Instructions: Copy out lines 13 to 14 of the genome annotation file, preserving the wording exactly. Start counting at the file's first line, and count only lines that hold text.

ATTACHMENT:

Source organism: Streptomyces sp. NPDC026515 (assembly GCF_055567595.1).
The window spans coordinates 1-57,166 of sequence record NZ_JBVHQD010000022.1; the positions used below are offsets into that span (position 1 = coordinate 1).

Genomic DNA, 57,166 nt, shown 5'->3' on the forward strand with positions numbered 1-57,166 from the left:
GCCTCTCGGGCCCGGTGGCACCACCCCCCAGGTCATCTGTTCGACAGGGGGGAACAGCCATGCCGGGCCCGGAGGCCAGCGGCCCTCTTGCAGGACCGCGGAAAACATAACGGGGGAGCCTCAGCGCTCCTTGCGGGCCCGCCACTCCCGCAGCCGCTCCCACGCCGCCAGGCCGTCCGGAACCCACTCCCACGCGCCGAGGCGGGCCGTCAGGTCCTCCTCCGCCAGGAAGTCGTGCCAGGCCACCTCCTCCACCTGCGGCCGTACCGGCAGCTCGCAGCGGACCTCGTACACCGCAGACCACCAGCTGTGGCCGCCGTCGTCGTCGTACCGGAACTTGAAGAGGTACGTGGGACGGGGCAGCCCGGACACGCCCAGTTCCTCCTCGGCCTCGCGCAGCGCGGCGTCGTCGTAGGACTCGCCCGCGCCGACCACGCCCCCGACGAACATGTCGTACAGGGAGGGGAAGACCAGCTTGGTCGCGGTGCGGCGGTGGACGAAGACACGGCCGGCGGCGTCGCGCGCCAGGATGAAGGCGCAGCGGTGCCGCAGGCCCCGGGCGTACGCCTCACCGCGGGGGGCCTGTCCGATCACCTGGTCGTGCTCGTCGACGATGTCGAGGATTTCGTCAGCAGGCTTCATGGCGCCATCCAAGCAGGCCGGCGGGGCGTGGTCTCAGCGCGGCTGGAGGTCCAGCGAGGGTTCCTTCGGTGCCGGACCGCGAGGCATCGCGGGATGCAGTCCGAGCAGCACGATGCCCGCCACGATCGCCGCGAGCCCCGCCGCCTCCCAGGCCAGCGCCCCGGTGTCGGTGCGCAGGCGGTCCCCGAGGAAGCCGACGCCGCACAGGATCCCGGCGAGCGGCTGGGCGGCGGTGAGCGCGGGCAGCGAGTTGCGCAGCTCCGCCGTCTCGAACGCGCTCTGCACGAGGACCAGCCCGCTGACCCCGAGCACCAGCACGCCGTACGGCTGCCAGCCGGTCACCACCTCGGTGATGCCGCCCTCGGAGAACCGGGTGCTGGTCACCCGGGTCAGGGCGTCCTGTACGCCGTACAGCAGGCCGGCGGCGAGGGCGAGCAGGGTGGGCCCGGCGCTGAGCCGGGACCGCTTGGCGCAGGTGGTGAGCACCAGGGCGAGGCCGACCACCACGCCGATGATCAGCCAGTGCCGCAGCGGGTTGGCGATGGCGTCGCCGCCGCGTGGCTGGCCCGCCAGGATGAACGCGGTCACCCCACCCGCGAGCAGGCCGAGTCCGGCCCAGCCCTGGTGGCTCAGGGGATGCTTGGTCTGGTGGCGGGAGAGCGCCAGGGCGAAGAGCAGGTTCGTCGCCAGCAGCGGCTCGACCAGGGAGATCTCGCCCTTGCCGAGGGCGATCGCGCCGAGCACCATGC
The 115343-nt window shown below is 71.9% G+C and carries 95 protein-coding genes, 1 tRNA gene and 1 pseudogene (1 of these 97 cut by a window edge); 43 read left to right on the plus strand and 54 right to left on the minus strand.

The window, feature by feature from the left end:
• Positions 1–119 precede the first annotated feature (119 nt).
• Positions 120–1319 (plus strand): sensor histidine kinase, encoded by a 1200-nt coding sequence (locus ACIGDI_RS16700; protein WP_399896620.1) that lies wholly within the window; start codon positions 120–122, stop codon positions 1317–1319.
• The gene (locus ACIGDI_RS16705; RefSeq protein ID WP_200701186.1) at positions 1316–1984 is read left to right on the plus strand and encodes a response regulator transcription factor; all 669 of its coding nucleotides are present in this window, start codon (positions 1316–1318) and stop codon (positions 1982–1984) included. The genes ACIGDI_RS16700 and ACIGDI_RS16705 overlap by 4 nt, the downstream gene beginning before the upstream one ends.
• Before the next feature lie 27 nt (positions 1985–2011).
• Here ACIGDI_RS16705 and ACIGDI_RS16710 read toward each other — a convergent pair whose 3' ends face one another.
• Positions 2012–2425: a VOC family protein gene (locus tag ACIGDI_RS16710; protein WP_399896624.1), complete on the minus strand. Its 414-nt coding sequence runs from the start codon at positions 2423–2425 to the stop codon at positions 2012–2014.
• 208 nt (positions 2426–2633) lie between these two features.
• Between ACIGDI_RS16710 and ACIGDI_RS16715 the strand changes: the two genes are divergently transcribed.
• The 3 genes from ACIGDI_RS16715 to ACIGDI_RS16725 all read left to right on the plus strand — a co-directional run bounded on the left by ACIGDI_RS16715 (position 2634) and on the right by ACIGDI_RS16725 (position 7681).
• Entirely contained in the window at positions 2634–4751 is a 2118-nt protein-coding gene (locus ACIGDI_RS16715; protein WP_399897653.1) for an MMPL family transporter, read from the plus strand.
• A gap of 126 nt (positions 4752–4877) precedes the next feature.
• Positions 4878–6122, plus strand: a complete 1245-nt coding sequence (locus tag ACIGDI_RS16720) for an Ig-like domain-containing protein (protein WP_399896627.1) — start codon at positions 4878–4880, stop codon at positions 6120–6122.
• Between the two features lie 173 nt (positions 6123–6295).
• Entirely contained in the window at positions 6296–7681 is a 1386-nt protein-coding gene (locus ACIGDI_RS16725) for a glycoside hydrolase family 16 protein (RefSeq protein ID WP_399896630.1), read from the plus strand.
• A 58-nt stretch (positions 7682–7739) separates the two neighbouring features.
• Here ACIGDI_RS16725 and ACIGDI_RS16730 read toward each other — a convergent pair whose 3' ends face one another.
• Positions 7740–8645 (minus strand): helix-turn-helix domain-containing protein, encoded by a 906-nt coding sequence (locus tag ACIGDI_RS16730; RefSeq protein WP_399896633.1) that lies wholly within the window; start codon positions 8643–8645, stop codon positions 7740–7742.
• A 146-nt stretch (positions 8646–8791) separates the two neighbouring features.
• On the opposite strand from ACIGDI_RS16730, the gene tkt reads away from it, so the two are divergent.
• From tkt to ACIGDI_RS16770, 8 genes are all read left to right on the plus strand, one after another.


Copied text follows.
• 208 nt (positions 2426–2633) lie between these two features.
• Between ACIGDI_RS16710 and ACIGDI_RS16715 the strand changes: the two genes are divergently transcribed.